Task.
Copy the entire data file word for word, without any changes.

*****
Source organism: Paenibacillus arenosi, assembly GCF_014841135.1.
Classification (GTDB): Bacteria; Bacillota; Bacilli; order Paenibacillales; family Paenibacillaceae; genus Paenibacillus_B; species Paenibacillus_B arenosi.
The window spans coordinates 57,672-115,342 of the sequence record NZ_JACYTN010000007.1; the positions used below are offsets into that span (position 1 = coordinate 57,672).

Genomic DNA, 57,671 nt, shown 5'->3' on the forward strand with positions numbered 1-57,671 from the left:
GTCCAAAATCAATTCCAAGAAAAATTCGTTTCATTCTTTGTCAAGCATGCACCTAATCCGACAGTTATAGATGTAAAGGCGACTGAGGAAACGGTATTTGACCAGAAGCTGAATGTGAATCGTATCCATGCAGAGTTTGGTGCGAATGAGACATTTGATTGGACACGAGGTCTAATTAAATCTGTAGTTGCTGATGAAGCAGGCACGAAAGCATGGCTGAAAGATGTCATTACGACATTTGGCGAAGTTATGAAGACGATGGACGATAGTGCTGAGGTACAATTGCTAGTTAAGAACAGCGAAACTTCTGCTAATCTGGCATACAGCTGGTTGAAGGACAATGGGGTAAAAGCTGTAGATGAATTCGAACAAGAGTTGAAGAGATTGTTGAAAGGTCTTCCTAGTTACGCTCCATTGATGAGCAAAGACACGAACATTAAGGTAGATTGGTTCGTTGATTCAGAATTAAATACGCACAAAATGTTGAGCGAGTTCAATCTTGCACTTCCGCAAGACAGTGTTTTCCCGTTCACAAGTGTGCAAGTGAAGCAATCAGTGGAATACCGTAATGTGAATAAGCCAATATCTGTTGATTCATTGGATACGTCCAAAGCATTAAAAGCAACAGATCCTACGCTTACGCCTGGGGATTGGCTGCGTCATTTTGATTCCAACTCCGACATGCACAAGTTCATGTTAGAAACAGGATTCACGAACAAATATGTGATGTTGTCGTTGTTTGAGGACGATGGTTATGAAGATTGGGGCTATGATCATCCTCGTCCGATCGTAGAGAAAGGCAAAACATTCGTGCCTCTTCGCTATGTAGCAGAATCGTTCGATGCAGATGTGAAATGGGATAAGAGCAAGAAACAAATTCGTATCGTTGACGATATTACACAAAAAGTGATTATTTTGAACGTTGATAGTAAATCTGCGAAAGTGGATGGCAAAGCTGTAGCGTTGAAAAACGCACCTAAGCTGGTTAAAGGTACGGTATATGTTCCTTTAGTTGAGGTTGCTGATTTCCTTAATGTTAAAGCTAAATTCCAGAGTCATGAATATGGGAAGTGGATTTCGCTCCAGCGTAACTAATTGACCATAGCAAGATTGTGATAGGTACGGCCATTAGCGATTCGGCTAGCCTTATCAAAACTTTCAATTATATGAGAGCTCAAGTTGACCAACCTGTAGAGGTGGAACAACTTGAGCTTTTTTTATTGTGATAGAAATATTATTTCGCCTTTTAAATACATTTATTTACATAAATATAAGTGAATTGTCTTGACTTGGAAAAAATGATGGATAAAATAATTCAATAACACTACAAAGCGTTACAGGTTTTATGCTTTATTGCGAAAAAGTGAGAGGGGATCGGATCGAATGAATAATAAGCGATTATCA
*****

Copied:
Source organism: Paenibacillus arenosi, assembly GCF_014841135.1.
Classification (GTDB): Bacteria; Bacillota; Bacilli; order Paenibacillales; family Paenibacillaceae; genus Paenibacillus_B; species Paenibacillus_B arenosi.
The window spans coordinates 57,672-115,342 of the sequence record NZ_JACYTN010000007.1; the positions used below are offsets into that span (position 1 = coordinate 57,672).

Genomic DNA, 57,671 nt, shown 5'->3' on the forward strand with positions numbered 1-57,671 from the left:
GTCCAAAATCAATTCCAAGAAAAATTCGTTTCATTCTTTGTCAAGCATGCACCTAATCCGACAGTTATAGATGTAAAGGCGACTGAGGAAACGGTATTTGACCAGAAGCTGAATGTGAATCGTATCCATGCAGAGTTTGGTGCGAATGAGACATTTGATTGGACACGAGGTCTAATTAAATCTGTAGTTGCTGATGAAGCAGGCACGAAAGCATGGCTGAAAGATGTCATTACGACATTTGGCGAAGTTATGAAGACGATGGACGATAGTGCTGAGGTACAATTGCTAGTTAAGAACAGCGAAACTTCTGCTAATCTGGCATACAGCTGGTTGAAGGACAATGGGGTAAAAGCTGTAGATGAATTCGAACAAGAGTTGAAGAGATTGTTGAAAGGTCTTCCTAGTTACGCTCCATTGATGAGCAAAGACACGAACATTAAGGTAGATTGGTTCGTTGATTCAGAATTAAATACGCACAAAATGTTGAGCGAGTTCAATCTTGCACTTCCGCAAGACAGTGTTTTCCCGTTCACAAGTGTGCAAGTGAAGCAATCAGTGGAATACCGTAATGTGAATAAGCCAATATCTGTTGATTCATTGGATACGTCCAAAGCATTAAAAGCAACAGATCCTACGCTTACGCCTGGGGATTGGCTGCGTCATTTTGATTCCAACTCCGACATGCACAAGTTCATGTTAGAAACAGGATTCACGAACAAATATGTGATGTTGTCGTTGTTTGAGGACGATGGTTATGAAGATTGGGGCTATGATCATCCTCGTCCGATCGTAGAGAAAGGCAAAACATTCGTGCCTCTTCGCTATGTAGCAGAATCGTTCGATGCAGATGTGAAATGGGATAAGAGCAAGAAACAAATTCGTATCGTTGACGATATTACACAAAAAGTGATTATTTTGAACGTTGATAGTAAATCTGCGAAAGTGGATGGCAAAGCTGTAGCGTTGAAAAACGCACCTAAGCTGGTTAAAGGTACGGTATATGTTCCTTTAGTTGAGGTTGCTGATTTCCTTAATGTTAAAGCTAAATTCCAGAGTCATGAATATGGGAAGTGGATTTCGCTCCAGCGTAACTAATTGACCATAGCAAGATTGTGATAGGTACGGCCATTAGCGATTCGGCTAGCCTTATCAAAACTTTCAATTATATGAGAGCTCAAGTTGACCAACCTGTAGAGGTGGAACAACTTGAGCTTTTTTTATTGTGATAGAAATATTATTTCGCCTTTTAAATACATTTATTTACATAAATATAAGTGAATTGTCTTGACTTGGAAAAAATGATGGATAAAATAATTCAATAACACTACAAAGCGTTACAGGTTTTATGCTTTATTGCGAAAAAGTGAGAGGGGATCGGATCGAATGAATAATAAGCGATTATCA